2. When are boots preferable to trail runners? 

3. “Wearing Your Fears” – Examining the commonly-held belief that boots provide a greater degree of protection for your ankles than low-cut footwear while backpacking.

4. “A Piece in the Puzzle – Why your choice in footwear should be considered an integral piece of an overall lightweight backpacking strategy.

5. A list of 15 of the top trail running shoes in today’s market.

Click through for Cam’s summary.

THE HIKING LIFE – Trail Runners Vs Hiking Boots:  A 30 Year Perspective

I’ve tried most everything over the years, ending up with something in-between runners and bootsapproach shoes — most often Merrell Moab2 Ventilators.  Normally without a Gortex layer.

I go with Merrell as they are available online in very wide sizes.  I have bunions.

I go with trail shoes as I like the durability.

Cam finds he can get about 800 mi (1,287 km) out of a good approach shoe; as opposed to trail runners which normally need to be retired after 500 mi (805 km).

I’m loath to suffer stubbed toes so prefer footwear with good protection up front.

Like Cam, I wear low-cut footwear as my ankles are healthy and I’m agile enough not to bash into rocks.

For something VERY rugged — K2 Base Camp, for example — I would take high tops or boots.

The downside of approach shoes is weight.  And the smell.

After a hike where my shoes get wet I need bake them in the sun.  For days.

related – Cam’s more comprehensive post – Hiking Footwear Guide

 

The Fight for America’s Public Lands

Trump and the Republican Party have been ruthless for 4-years selling out public land to rich supporters and corporations. The Environmental Protection Agency has weakened regulations.

For example, a Judge removed Trump public lands chief —a former oil industry attorney — who’d been working in that position illegally. 

Patagonia has just released The Fight for America’s Public Lands.

A feature-length documentary about America’s system of public lands and the fight to protect them.

Despite support from voters across the political spectrum, our public lands face unprecedented threats from extractive industries and the politicians in their pockets.

Part love letter, part political exposé, Public Trust investigates how we arrived at this precarious moment through three heated conflicts—a national monument in the Utah desert, a mine in the Boundary Waters and oil drilling in the Arctic National Wildlife Refuge—and makes a case for their continued protection.

Take action to protect our public lands.

Text DEFEND to 71333.

Learn more about ‘Public Trust’ here.

Click PLAY or watch the trailer on YouTube.

OR Click PLAY or watch the entire documentary on YouTube.

Hiking the Indian Himalaya Independently

It’s easy to hike Nepal independently.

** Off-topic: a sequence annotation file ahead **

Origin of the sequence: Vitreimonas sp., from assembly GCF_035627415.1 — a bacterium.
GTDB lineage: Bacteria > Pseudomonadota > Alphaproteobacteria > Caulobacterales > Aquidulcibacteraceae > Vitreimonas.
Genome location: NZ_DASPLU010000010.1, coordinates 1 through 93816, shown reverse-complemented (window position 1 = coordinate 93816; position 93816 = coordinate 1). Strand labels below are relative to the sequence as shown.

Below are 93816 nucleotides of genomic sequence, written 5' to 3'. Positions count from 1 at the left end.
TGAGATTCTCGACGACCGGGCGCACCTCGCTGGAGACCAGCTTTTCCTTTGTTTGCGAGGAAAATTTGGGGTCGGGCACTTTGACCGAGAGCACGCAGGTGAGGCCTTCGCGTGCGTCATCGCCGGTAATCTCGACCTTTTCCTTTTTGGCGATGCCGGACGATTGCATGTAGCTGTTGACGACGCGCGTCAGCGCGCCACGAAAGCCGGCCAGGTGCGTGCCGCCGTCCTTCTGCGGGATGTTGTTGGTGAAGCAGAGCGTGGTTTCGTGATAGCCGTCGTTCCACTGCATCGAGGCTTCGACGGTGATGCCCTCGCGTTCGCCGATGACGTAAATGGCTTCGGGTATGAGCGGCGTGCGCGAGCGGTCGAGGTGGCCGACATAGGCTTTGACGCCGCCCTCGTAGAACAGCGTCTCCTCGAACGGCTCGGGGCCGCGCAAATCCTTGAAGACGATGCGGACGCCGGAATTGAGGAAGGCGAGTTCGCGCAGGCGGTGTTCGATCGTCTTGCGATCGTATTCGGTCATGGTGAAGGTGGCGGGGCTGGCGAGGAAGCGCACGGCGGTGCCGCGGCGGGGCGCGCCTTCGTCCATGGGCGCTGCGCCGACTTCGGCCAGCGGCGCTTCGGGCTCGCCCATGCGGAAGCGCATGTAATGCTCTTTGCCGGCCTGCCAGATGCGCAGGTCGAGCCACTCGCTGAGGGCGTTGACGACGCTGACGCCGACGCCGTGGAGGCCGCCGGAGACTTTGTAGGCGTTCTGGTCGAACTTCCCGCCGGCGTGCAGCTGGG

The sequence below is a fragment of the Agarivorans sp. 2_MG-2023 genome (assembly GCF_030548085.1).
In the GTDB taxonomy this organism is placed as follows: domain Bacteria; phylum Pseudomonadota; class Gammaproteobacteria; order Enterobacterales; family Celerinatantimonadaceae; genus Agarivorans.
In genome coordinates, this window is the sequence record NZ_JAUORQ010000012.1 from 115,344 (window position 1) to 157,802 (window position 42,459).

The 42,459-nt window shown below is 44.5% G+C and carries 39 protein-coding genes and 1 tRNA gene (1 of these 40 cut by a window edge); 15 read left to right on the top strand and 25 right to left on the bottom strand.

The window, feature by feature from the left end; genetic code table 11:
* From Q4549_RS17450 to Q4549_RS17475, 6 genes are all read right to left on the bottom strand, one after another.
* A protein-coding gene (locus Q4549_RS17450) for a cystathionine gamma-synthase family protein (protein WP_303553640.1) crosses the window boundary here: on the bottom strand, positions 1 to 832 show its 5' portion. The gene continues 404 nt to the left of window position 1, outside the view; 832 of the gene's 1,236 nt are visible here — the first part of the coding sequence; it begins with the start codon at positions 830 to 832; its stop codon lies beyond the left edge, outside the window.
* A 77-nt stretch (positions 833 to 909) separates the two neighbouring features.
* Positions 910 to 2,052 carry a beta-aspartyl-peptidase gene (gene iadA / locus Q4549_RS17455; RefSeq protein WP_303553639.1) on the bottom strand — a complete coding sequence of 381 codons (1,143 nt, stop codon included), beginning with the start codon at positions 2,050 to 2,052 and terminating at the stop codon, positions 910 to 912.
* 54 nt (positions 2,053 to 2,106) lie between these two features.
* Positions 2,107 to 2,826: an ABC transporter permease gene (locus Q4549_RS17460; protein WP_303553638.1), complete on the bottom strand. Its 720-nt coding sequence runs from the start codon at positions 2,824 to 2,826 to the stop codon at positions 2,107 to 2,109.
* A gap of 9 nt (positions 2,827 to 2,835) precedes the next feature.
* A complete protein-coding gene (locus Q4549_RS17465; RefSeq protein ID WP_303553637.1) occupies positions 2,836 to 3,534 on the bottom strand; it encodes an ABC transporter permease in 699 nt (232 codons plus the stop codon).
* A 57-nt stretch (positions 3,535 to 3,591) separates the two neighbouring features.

Not so India.

I did Markha Valley independently.  But for Kuari Pass I finally signed on with a guided trek.

The hiking infrastructure in India is not well developed.  Getting to and from trailheads often a headache.  Next time I go to India I’ll likely sign on for trips guided by IndiaHikes.

One bit of good news.

Peter Van Geit has been creating detailed hiking maps of the Indian Himalaya.

So far, he has pulled together over 1,000 trails across Uttarakhand, Himachal Pradesh, Ladakh and Jammu and Kashmir.

It shows 600 passes, 700 high-altitude lakes and more than 10,000 reference points. …

It allows hikers to see elevation profiles and download GPS logs onto their phones rather than having to carry multiple, less detailed paper maps.

“The map has more trails than anyone could ever cover in a lifetime,” he says.

“It took me months to plan a long traverse across the Himalaya. With this new digital map, you have all the information in a single place.” …

Everything is open sourced, so can be accessed with any Open Street Maps viewer or mobile app (for free). Other hikers can add information to it and help the resource grow. …

ExplorersWeb

Golden Hinde Traverse, Strathcona Vancouver Island

BestHike editor Rick McCharles

UPDATE.  I didn’t get very far on the Traverse finding it too difficult and dangerous to hike solo.  I’ll go with a group next time. 

For example, one hiking group did complete the Golden Hinde(less) Traverse between July 18-24, 2020.

I did complete the first two sections:

      1. Elk River Trail
      2. Elk Pass Trail

ORIGINAL POST from Sept 2, 2020 below:

Heading for Strathcona Provincial Park September 3rd.

Hoping to climb Golden Hinde, the highest mountain on Vancouver Island 2,195 m (7,201 ft).  September should have drier trails. Fewer bugs. … Hopefully.

Many try and fail to get to this summit.  It’s a scramble up snow or rock at the top.

The mountain took its name from Sir Francis Drake‘s ship, the Golden Hind, named by an early fur-trading captain who was reminded of Drake’s ship as sunset hit the mountain

Jes Scott made it August 2019.  Click PLAY or watch it on YouTube.

Jes had tried and failed in 2017.

My plan is to hike the 47km Golden Hinde Traverse on the Elk River trail through to Myra Falls. I’ll only attempt the summit as a detour if conditions, health, time and weather permit. No pressure.  🙂

Cost for a guided climb is about CAD $1500 for 5 days.

The best hiking guidebook is Exploring Strathcona Park. Dead tree version available only.

See our list of the best hikes in North America.